In tests of the present invention, the inventors have successfully employed system 10 across a variety of distances such as between end points 12 within a building, between end points across a university campus and between an end point 12 in Nova Scotia Canada and an end point 12 in British Columbia Canada.
The above-described embodiments of the invention are intended to be examples of the present invention and alterations and modifications may be effected thereto, by those of skill in the art, without departing from the scope of the invention which is defined solely by the claims appended hereto.
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|Cooperative Classification||H04L12/1822, G10H2240/175, G10H2240/311, H04L12/1831, H04L47/10, G10H1/0058, H04L47/22|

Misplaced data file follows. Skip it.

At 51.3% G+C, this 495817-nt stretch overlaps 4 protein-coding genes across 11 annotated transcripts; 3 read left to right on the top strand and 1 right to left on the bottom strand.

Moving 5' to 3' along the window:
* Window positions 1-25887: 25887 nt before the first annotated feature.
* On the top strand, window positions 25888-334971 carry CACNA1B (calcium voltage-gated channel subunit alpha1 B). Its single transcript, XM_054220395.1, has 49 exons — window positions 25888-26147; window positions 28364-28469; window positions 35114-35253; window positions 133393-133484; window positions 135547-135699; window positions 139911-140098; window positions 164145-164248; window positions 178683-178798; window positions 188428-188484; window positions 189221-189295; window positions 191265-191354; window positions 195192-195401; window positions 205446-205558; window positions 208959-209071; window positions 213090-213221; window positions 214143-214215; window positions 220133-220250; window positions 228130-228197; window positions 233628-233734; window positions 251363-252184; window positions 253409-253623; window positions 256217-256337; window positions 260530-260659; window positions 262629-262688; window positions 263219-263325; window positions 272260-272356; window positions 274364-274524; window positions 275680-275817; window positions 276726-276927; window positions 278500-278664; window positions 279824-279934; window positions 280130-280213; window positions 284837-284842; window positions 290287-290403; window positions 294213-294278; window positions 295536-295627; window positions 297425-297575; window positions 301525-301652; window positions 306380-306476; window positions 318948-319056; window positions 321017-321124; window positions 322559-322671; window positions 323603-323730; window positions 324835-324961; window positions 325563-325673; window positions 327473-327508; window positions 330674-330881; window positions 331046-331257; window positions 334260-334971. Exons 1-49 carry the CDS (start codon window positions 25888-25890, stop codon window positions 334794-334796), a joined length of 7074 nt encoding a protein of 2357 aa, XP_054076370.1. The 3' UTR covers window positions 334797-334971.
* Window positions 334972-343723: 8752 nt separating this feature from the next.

|European Classification||H04L47/10, H04L47/22, G10H1/00R2C, H04L12/18D2|
|Jul 26, 2006||AS||Assignment|
Owner name: GOVERNORS OF ACADIA UNIVERSITY, CANADA
Free format text: ASSIGNMENT OF ASSIGNORS INTEREST;ASSIGNORS:BOTH, CHRISTOPH;DIAMOND, JAMES;REEL/FRAME:018004/0591
Effective date: 20050303
Owner name: MUSICPATH INC., CANADA
Free format text: ASSIGNMENT OF ASSIGNORS INTEREST;ASSIGNORS:BOTH, CHRISTOPH;DIAMOND, JAMES;GOVERNORS OF ACADIA UNIVERSITY;REEL/FRAME:018004/0689
Effective date: 20050401
|Jan 16, 2012||FPAY||Fee payment|
Year of fee payment: 4
|Jan 22, 2016||FPAY||Fee payment|
Year of fee payment: 8